The Rise in Value of Collectibles Using Blockchain

July 10, 2018

The Rise in Value of Collectibles Using Blockchain

Storing value safely and securely is always a concern, whether it is in the form of traditional cash or valuables in a safe or safety deposit box, or in the form of collectibles such as art, coins, banknotes or antiques in the hope their value will increase over time in conjunction with limited availability and increasing demand.

The creation of blockchain and distributed ledger technology has subsequently led to a rise in physical objects being created in limited numbers that take advantage of blockchain enabling the option to effectively create an entire sector of collectibles with the additional benefit of being able to store additional value in the form of cryptocurrencies, which in turn has been shown to potentially increase an items value even further.

Coins representing physical Bitcoin have been around for a number of years, possibly the most well-known and one of the earliest quality coins in production came from Mike Cauldwell in the form of the Casascius coin. Cauldwell began minting physical coins pre-loaded with Bitcoin for anyone to purchase – after being featured in the mainstream press towards the end of 2011 – what started as a hobby for Cauldwell rapidly led to his coins becoming highly sought after collectibles with the added bonus of being able to store physical value.

Talk of Bitcoin becoming a “physical” currency was common at the time, so much so Cauldwell even worked on creating the code required to run a Point of Sale (PoS) terminal capable of reading his coins (and other cryptocurrency holding objects) – sadly it would appear the device failed to see the light of day although the original code still lives on in a GitHub repository.

Interest continued to grow reaching a high in 2013 at which point Caldwell was contacted by the US Financial Crimes Enforcement Network (FINCEN) over concerns that his business essentially equated to being the transmission of money, and, if he wanted to continue to mint and sell coins pre-loaded with digital currency, he would be required to meet a very long list of regulatory requirements both at state and federal levels.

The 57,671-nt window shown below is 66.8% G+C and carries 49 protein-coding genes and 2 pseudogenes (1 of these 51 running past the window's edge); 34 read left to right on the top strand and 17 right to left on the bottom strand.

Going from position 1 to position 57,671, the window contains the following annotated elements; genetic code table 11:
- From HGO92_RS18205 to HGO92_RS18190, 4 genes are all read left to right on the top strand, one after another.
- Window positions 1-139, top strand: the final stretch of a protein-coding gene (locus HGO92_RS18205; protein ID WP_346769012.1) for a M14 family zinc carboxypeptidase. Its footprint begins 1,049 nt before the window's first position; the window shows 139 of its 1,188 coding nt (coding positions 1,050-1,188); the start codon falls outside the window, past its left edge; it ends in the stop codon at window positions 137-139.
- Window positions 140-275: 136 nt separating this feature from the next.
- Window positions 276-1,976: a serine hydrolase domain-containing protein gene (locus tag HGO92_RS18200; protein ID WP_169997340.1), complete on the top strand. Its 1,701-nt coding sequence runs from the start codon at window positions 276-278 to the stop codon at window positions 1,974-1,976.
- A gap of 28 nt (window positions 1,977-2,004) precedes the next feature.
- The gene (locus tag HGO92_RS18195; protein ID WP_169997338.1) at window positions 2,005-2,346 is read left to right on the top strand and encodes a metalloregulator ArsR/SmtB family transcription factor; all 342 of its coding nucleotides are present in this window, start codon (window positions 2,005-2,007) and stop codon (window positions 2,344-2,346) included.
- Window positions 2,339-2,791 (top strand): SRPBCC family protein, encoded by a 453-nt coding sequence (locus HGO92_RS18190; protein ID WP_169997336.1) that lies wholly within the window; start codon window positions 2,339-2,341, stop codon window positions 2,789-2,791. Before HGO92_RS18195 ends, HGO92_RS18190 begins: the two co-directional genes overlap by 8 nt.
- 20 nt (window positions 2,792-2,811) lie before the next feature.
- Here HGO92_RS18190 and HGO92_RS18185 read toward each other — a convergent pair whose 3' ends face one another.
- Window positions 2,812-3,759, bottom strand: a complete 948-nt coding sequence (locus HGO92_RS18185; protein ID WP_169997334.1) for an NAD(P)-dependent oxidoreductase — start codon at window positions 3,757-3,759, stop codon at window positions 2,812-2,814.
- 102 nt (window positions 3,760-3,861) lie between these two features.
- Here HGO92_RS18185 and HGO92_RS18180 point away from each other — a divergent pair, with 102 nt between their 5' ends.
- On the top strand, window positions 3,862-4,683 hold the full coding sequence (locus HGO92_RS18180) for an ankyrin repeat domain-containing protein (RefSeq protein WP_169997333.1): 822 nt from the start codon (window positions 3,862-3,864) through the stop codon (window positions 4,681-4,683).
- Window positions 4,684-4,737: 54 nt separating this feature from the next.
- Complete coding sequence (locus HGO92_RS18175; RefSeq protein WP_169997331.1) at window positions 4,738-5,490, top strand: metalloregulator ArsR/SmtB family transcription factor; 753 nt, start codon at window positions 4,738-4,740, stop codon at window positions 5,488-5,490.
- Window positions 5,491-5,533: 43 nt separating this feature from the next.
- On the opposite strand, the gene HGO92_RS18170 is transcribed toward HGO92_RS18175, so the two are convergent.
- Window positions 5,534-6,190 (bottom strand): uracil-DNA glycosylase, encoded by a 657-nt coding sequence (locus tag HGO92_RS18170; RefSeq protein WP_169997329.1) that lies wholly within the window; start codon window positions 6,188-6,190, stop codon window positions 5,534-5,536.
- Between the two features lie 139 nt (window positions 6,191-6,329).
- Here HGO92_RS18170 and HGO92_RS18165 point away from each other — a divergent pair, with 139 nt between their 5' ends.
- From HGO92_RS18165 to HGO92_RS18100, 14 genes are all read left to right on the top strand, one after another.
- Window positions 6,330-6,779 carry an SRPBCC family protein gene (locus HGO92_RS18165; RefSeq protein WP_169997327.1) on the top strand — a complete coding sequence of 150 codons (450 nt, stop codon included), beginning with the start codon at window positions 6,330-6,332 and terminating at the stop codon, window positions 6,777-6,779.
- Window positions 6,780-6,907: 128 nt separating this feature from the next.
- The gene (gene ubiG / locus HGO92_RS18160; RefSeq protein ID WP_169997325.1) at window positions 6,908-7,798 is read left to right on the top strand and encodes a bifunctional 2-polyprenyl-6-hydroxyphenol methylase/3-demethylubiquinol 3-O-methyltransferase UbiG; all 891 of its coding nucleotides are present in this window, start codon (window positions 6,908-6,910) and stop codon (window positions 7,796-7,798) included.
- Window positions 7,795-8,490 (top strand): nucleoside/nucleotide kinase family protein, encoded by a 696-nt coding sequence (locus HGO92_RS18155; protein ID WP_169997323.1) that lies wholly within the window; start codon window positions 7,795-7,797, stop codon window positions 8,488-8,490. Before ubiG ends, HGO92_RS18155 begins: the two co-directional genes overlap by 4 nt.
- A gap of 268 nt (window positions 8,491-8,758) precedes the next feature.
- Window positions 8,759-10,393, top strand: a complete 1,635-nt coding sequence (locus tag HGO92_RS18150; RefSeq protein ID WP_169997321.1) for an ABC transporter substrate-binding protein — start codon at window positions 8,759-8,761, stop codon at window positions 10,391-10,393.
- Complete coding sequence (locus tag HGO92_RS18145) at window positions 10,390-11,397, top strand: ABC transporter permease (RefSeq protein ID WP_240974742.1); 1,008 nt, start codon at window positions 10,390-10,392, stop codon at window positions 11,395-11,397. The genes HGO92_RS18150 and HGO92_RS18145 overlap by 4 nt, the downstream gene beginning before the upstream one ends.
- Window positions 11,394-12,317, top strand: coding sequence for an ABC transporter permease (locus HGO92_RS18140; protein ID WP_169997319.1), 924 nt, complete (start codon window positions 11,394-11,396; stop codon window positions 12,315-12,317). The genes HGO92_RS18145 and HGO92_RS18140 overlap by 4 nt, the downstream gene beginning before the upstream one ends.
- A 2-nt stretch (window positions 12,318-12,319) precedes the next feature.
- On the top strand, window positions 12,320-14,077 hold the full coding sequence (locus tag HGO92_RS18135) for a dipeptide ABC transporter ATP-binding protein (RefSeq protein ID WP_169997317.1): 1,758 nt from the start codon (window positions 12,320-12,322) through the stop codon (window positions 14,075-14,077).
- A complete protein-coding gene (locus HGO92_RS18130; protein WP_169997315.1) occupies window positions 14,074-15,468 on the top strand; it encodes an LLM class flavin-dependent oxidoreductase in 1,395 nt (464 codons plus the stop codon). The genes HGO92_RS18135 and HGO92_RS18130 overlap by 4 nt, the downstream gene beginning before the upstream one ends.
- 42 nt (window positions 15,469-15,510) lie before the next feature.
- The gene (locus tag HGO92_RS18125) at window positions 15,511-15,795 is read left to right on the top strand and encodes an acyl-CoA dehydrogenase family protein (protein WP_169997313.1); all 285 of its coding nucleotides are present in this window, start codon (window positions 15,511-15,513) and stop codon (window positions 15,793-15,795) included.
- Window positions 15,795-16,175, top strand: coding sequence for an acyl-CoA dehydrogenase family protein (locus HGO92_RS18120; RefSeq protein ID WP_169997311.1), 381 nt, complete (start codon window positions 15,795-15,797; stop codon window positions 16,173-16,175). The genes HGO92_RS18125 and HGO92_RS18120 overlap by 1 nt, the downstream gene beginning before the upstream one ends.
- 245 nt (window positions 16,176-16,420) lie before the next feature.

Undeterred, Cauldwell continued with one small change – the coins would no longer be pre-loaded with any value – thus avoiding the regulatory requirements cited by FINCEN.

Early Casascius coins have more than held their value in both bear and bull Bitcoin markets. In January this year, a mint condition unredeemed 1BTC Casascius second series coin sold on Ebay for a staggering $28,700. Even when taking into account Bitcoin was trading at just over $14,000 at the time, the initial face value of the coin at production would have been no higher than $31 (the peak price of Bitcoin in 2011) the end result demonstrates there are healthy gains to be made on unique or limited run physical items that can be authenticated and verified as a result of incorporating blockchain technology.

Believe it or not, there was at one point the possibility of a government approved physical Bitcoin being minted - the Isle of Alderney in the British Channel Islands was considering launching physical Bitcoins in partnership with the UK Royal Mint in 2013 although failed to come to fruition at the time over political concerns surrounding what Bitcoin was at the time, and the unusual requirement to travel to the island to redeem the value of the coins themselves. At the time (November 2013) Bitcoin had reached new all-time highs over $1200 and even Ben Bernanke (chairman of the Federal Reserve) said virtual currencies could be beneficial with regulation. Quite what they would have been worth now is anyone’s guess – the coins were intended to be struck in Gold with a value of around £500 worth at the time, the idea being if the value of Bitcoin collapsed, the coins could still be melted down for scrap if needs be.

More recently, cryptocurrency notes have started to appear - Swiss company Tangem launched their "Smart Banknotes" in Singapore aimed to function in a similar fashion to traditional cash. A slightly more obtuse offering comes from former cyber security expert turned crypto-guru John McAfee with his intent to launch a "crypto-backed FIAT currency" - aimed at collectors with the option to redeem them in exchange for periods of time to meet face to face with McAfee himself.

Of course simply tying collectible objects to the blockchain doesn't make them instantly more valuable, however if the marriage of the two produces additional usability or function for current (and future) owners - be that through limited production, verifiable provenance, the ability to store value or an immutable proof of ownership - the future of the collectibles market looks very bright indeed.





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